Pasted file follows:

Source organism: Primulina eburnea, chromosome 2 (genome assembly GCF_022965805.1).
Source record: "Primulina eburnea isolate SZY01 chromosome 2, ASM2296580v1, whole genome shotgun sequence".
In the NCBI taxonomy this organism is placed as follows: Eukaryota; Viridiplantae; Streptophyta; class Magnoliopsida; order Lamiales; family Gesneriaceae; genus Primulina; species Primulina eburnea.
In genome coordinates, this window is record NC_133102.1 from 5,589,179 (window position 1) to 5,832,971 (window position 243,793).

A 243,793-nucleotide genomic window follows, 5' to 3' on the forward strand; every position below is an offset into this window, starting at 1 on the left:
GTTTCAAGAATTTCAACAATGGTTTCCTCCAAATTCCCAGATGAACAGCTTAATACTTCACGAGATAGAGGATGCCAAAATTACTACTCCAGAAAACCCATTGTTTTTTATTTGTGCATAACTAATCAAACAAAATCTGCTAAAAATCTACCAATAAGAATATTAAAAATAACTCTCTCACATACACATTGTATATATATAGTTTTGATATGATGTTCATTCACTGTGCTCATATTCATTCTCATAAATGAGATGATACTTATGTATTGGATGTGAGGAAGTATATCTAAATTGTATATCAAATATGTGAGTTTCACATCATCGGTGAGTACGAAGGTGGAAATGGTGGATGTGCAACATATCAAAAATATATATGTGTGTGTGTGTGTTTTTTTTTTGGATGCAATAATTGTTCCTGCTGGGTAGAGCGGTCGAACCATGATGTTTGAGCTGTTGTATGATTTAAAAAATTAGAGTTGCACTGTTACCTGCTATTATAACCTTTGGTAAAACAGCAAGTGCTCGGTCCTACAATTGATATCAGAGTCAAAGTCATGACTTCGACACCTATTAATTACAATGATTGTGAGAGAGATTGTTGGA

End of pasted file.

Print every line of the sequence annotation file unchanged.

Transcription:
Source organism: Primulina eburnea, chromosome 2 (genome assembly GCF_022965805.1).
Source record: "Primulina eburnea isolate SZY01 chromosome 2, ASM2296580v1, whole genome shotgun sequence".
In the NCBI taxonomy this organism is placed as follows: Eukaryota; Viridiplantae; Streptophyta; class Magnoliopsida; order Lamiales; family Gesneriaceae; genus Primulina; species Primulina eburnea.
In genome coordinates, this window is record NC_133102.1 from 5,589,179 (window position 1) to 5,832,971 (window position 243,793).

A 243,793-nucleotide genomic window follows, 5' to 3' on the forward strand; every position below is an offset into this window, starting at 1 on the left:
GTTTCAAGAATTTCAACAATGGTTTCCTCCAAATTCCCAGATGAACAGCTTAATACTTCACGAGATAGAGGATGCCAAAATTACTACTCCAGAAAACCCATTGTTTTTTATTTGTGCATAACTAATCAAACAAAATCTGCTAAAAATCTACCAATAAGAATATTAAAAATAACTCTCTCACATACACATTGTATATATATAGTTTTGATATGATGTTCATTCACTGTGCTCATATTCATTCTCATAAATGAGATGATACTTATGTATTGGATGTGAGGAAGTATATCTAAATTGTATATCAAATATGTGAGTTTCACATCATCGGTGAGTACGAAGGTGGAAATGGTGGATGTGCAACATATCAAAAATATATATGTGTGTGTGTGTGTTTTTTTTTTGGATGCAATAATTGTTCCTGCTGGGTAGAGCGGTCGAACCATGATGTTTGAGCTGTTGTATGATTTAAAAAATTAGAGTTGCACTGTTACCTGCTATTATAACCTTTGGTAAAACAGCAAGTGCTCGGTCCTACAATTGATATCAGAGTCAAAGTCATGACTTCGACACCTATTAATTACAATGATTGTGAGAGAGATTGTTGGA